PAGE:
Smith's Criminal Case Compendium

Smith's Criminal Case Compendium


This compendium includes significant criminal cases by the U.S. Supreme Court & N.C. appellate courts, Nov. 2008 – Present. Selected 4th Circuit cases also are included.

Jessica Smith prepared case summaries Nov. 2008-June 4, 2019; later summaries are prepared by other School staff.


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E.g., 06/26/2024
E.g., 06/26/2024
State v. Maness, 363 N.C. 261 (June 18, 2009)

Trial court did not err in sustaining the prosecutor’s objection to an improper stake-out question by the defense. Defense counsel wanted to ask the juror in this capital case whether the juror could, if convinced that life imprisonment was the appropriate penalty, return such a verdict even if the other jurors were of a different opinion.

In this Alamance County case, defendant appealed his convictions for driving while impaired (DWI), resisting a public officer, and being intoxicated and disruptive, arguing error in (1) excusing potential jurors for cause, (2) denying defendant’s motion to dismiss the DWI charge, and (3) calculating the appropriate sentence. The Court of Appeals found no error in (1) and (2), but in (3) remanded for resentencing for the resisting a public officer and intoxicated and disruptive offenses. 

In April of 2021, police officers noticed a wrecked vehicle in the middle of the road and saw defendant attempting to hide behind a building nearby. Officers eventually arrested defendant, and found a key fob in his pocket that opened the doors of the wrecked vehicle. When defendant came to trial for the charges at superior court, he pleaded guilty to resisting an officer and being intoxicated and disruptive prior to the jury trial. During voir dire, the trial court dismissed two jurors for cause own its own initiative. Defense counsel did not object to either dismissal. Defendant was found guilty of the DWI charge, and the court sentenced defendant for all three charges. 

Taking up defendant’s argument (1), the Court of Appeals noted that the two dismissed jurors “both expressed strong emotions against law enforcement based upon their personal experiences with officers.” Slip Op. at 10. The court noted the defendant also did not use all of his peremptory challenges. Because there was no evidence that the empaneled jury was unfair, the court overruled defendant’s argument.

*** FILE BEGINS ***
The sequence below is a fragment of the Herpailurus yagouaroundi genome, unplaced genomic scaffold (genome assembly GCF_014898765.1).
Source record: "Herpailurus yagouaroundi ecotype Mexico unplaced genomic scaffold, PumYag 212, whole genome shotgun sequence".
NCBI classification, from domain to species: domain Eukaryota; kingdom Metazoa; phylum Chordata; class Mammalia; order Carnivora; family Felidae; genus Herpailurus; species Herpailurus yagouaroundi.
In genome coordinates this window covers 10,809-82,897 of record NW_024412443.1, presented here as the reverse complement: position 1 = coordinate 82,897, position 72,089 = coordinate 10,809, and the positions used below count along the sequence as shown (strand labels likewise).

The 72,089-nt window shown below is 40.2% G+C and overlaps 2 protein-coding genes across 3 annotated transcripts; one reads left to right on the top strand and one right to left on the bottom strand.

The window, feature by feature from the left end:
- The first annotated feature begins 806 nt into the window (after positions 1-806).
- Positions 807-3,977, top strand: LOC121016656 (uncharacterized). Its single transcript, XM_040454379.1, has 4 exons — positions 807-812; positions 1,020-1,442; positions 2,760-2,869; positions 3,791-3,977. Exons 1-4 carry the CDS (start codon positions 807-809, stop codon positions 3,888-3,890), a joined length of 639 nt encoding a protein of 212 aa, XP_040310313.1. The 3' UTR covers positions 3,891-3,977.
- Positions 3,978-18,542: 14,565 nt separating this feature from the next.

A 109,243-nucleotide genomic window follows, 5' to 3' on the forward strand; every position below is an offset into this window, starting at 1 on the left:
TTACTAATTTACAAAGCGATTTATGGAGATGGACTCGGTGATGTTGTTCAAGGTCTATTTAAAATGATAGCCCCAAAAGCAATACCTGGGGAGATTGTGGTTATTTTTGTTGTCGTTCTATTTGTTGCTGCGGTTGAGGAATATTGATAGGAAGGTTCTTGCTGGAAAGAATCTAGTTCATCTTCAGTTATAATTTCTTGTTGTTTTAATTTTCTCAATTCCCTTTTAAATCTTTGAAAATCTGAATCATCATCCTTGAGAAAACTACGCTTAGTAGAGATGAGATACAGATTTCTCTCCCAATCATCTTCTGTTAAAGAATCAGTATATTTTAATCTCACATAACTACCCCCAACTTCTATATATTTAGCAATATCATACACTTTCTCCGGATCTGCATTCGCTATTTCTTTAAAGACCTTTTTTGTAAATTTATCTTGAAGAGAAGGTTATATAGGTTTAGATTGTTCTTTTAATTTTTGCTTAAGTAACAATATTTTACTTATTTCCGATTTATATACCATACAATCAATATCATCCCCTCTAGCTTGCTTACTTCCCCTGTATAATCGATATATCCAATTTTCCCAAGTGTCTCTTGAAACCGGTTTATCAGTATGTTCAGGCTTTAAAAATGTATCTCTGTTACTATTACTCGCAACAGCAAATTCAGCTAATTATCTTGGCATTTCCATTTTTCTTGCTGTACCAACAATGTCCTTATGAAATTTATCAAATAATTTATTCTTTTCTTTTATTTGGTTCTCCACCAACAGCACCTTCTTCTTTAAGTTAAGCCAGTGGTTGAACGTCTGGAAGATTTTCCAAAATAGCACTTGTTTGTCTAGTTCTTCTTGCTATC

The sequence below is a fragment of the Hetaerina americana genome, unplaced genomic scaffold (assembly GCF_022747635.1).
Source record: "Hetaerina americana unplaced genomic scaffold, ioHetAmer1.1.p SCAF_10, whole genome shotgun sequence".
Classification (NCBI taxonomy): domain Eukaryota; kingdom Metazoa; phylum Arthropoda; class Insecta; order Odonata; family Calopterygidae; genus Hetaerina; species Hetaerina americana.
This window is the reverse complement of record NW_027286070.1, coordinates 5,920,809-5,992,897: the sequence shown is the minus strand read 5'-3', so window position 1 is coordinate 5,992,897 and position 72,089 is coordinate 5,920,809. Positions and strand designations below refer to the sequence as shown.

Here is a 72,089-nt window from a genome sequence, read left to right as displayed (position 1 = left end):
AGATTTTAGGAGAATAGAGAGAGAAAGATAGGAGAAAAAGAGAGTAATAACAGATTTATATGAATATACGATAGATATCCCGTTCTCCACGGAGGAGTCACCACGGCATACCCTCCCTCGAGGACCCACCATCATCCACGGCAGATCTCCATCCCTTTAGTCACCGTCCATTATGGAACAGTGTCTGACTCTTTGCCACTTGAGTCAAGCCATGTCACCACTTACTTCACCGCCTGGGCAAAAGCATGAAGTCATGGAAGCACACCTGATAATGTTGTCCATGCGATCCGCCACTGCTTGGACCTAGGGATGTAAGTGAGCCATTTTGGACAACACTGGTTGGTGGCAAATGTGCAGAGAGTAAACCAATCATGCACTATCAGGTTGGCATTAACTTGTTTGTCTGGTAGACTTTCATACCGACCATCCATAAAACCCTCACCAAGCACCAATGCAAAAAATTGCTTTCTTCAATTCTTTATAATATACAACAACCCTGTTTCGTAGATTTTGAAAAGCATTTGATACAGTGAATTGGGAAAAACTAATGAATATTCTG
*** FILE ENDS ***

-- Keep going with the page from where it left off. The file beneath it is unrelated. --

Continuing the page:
Moving to (2), defendant argued that no evidence showed he operated or owned the wrecked vehicle involved in the DWI charge. The court disagreed, noting there was no direct evidence of defendant operating the car while impaired, but sufficient circumstantial evidence to support the conviction. The officers observed defendant near the wrecked vehicle, found a key fob corresponding to the vehicle in his pocket, and observed him at the Cook-Out intoxicated and with a fresh cut on his forehead. 

Finally, in (3) the court noted that defendant was sentenced to 120 days’ confinement for the resisting a public officer and intoxicated and disruptive misdemeanors, while “the maximum, combined sentence allowed by law is 80 days.” Id. at 14. The court remanded to allow resentencing based on the correct calculation of possible confinement. 

In this Mecklenburg County case, defendant appealed his convictions for assault with a deadly weapon and discharging a weapon into a building and vehicle in operation, arguing error by (1) allowing the prosecutor to tell potential jurors that probation was within the potential sentencing range and (2) substituting an alternative juror after deliberations began, and (3) ineffective assistance of counsel. The Court of Appeals found no prejudicial error. 

In December of 2019, defendant was involved in an altercation at a Cook Out in Charlotte, eventually firing several shots that hit a car and the exterior wall of the Cook Out. The matter came for trial in March of 2022. On the second day of deliberations, one of the jurors was ill and did not report for jury duty. The trial court substituted an alternate juror and directed the jury to restart deliberations under G.S. 15A-1215(a). Defendant was subsequently convicted and appealed.